TEMA: Burial Practices Determine Modern City Population Density

“The Touch of Death: Contamination and Urban Spaces in Toledo”
Mariana Hartenthal
Southern Methodist University

PhD student
“Perceived Space, Searching for the X Definition” journal article

spiritual practices shaped the city
urban area in occupational Toledo “la Vega Baja del Tejo”
not many people lived there

In Toledo today, la Vega Baja pattern is different from the rest of the city. It is not as densely populated. What does that mean? What can an empty space in a city show us?

Older maps of Toledo
El Greco 1610
Vega Baja del Tejo was not populated until after WWI.

Roman acropolis found. That is outside the town, on the margins of the road.
No cremation could take place in the city.
Priest carried a plow to determine edge of a city.
This was also the theater area.

Archaeological excavations were used after the Romans as burials too.
Early Christians continued Roman experience of placing the cemetery outside the city.

Bringing the dead closer to the living. Christians began to bring the dead inside the city walls, near the churches. Mausoleums began to be built over the graves.

Significance of worship for body parts of dead saints became very strong during 3rd and 4th C.
Only happens with some kind of contact, as in the word contagion, which means to touch.
The relic, the body of the saint, purifies the surrounding space.
In purity … emanated a purifying force… Reinforces the belief in the bringing holiness/attraction of relics.

Temple now known as the Church of Santa Leocadia “de afuera” usually built as a basilica for the saint. It was destroyed after the Visigoths. This is 16th C.
A relic located inside city walls brought more people living closer. Formal inhumation known as “adsantos”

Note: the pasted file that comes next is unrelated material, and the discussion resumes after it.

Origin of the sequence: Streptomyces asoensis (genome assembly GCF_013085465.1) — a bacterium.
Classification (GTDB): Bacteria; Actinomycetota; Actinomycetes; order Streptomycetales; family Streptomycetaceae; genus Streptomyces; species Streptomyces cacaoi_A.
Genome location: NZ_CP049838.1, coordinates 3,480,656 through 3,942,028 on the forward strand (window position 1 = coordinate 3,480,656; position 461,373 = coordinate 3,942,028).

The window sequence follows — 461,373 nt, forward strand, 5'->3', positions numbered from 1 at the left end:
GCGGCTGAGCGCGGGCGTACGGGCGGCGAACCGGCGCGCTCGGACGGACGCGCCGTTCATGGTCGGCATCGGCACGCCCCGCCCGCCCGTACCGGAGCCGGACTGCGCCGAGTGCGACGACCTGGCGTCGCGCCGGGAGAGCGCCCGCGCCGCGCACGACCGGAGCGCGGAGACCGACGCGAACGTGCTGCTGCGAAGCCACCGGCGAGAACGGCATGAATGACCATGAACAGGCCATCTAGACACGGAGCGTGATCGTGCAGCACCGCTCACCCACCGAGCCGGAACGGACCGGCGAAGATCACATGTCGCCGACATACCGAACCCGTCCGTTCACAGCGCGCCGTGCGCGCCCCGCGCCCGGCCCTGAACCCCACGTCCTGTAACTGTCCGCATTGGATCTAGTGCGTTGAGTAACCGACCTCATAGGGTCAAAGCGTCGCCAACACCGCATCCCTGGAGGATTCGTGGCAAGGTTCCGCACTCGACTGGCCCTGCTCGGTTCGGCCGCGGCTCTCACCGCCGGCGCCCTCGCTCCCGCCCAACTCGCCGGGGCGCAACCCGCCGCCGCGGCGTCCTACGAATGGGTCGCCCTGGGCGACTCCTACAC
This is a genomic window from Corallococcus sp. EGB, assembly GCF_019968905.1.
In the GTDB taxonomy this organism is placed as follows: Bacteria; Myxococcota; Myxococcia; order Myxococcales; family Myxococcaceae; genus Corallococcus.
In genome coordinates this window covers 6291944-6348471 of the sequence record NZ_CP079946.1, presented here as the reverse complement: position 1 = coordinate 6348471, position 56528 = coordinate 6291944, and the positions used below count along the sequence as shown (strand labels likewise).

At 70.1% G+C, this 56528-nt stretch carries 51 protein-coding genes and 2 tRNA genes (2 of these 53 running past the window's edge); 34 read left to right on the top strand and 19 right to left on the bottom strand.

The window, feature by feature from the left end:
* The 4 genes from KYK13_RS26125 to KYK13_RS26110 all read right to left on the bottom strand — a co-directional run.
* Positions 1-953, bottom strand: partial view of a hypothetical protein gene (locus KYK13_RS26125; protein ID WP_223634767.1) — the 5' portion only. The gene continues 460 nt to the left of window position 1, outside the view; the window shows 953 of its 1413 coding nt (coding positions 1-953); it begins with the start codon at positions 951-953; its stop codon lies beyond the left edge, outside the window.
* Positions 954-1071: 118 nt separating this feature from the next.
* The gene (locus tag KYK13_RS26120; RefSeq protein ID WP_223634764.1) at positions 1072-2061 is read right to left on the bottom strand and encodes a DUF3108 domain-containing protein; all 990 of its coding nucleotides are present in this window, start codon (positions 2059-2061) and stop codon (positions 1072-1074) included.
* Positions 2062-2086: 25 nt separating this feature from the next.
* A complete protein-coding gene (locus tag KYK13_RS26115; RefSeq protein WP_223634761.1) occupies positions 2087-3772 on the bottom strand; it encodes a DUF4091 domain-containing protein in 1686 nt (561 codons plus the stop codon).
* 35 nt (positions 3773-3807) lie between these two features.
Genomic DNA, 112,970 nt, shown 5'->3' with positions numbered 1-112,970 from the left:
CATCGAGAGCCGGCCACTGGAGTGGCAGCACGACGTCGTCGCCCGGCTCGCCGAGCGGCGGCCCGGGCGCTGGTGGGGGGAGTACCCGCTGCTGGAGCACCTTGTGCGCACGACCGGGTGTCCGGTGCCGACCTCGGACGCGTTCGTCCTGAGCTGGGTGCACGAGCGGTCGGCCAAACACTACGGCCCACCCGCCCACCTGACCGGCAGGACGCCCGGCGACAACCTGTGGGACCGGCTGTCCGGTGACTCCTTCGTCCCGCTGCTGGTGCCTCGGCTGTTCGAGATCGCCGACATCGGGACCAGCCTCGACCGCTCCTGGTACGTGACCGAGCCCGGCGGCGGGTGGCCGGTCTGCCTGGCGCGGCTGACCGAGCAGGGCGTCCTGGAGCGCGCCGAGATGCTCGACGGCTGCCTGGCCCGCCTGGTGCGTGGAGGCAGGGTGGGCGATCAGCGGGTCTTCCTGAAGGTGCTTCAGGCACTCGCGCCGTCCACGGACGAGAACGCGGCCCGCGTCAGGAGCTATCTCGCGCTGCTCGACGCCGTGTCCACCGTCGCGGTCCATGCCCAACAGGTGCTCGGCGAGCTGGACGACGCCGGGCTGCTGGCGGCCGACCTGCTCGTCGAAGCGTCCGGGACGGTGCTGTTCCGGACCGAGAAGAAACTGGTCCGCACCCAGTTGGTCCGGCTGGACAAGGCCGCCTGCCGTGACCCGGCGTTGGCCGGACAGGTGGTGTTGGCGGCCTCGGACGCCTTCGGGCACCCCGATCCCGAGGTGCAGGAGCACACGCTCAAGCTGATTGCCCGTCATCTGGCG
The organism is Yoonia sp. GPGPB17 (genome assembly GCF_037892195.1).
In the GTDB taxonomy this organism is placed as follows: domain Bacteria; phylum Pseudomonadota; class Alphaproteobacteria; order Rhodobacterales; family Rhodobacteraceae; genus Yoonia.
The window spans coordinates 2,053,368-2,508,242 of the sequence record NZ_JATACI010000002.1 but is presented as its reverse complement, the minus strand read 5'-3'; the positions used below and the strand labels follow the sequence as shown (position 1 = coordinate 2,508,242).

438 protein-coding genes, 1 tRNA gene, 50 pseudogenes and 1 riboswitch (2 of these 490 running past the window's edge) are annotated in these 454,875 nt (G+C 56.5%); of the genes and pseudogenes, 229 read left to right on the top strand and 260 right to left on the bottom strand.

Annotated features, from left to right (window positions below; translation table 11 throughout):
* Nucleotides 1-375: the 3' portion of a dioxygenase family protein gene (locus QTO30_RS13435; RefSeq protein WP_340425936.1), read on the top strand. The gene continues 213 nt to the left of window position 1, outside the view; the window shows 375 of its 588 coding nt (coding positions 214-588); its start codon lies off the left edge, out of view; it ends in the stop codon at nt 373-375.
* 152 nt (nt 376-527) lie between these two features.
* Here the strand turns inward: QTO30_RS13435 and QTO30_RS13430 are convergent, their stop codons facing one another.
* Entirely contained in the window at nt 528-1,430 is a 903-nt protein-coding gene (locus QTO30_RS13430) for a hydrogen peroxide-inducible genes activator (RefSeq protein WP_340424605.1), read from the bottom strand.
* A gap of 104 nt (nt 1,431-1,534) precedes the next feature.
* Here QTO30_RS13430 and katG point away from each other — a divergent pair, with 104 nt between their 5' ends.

Sometimes a massive number of corpses in one place.
This move towards the temple was not looked on favorably by the church. 561 work said not to de-purify the saintly relics. The stinky bad contamination of dead bodies was negative.
Decaying bodies/ cadavers are not inherently dangerous.
Even bodies of people killed by infection are less dangerous than living contaminated.

Psychologists explain contamination experience as fear and avoidance.
People would refuse to use a glass in which they saw a cockroach.
We tend to think of such a visceral response as innate. But small children are not usually disgusted by fecal matter. So it’s a cultural response.

For medieval Christians, the sanctifying relics was better than the possible contamination of the decaying bodies. So Christians lived near to the church.

The acropolis came closer to town when a wall was created. Then when mausoleums came, it became even more part of town.

Christians proximity to dead was attacked by Muslims and Jews by a “rhetoric of disgust.”
Spain’s history is riddled with repugnant descriptions of Christian church, because of the corpses placed in churches.

inter-city burial sites were the exceptions for Muslims or Jews

Vega Baja had Muslim and Jewish burials. Cemeteries were later abandoned and tombstones were destroyed.
Maintained its funeral ramifications.
Inquisition used the area to execute heretics.

The Vega is a reminder that space is shaped by non-pragmatic influences and despite its apparent emptiness, it is not devoid of historic meaning.


Low area
Is it possible it is subject to flooding?
Why Romans put the Coliseum there, because flooding.
Also might imply unhealthful place because of sloughs and stuff.

yes, that is what I first thought.

I didn’t find any references to floods at all.
Many, many references to the huge size of the cemetery.
That wasn’t a deterministic fact.
No one discussed it at all.
It’s not that bad. Not bad enough to explain the rejection.

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